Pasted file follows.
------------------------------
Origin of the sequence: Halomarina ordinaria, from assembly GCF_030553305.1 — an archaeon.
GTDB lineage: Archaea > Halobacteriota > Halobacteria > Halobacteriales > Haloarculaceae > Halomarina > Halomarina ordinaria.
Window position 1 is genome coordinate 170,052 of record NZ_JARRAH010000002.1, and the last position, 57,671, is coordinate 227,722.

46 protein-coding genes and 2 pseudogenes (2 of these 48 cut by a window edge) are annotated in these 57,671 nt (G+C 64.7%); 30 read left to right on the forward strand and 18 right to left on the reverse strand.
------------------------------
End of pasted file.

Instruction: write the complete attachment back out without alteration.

Origin of the sequence: Halomarina ordinaria, from assembly GCF_030553305.1 — an archaeon.
GTDB lineage: Archaea > Halobacteriota > Halobacteria > Halobacteriales > Haloarculaceae > Halomarina > Halomarina ordinaria.
Window position 1 is genome coordinate 170,052 of record NZ_JARRAH010000002.1, and the last position, 57,671, is coordinate 227,722.

46 protein-coding genes and 2 pseudogenes (2 of these 48 cut by a window edge) are annotated in these 57,671 nt (G+C 64.7%); 30 read left to right on the forward strand and 18 right to left on the reverse strand.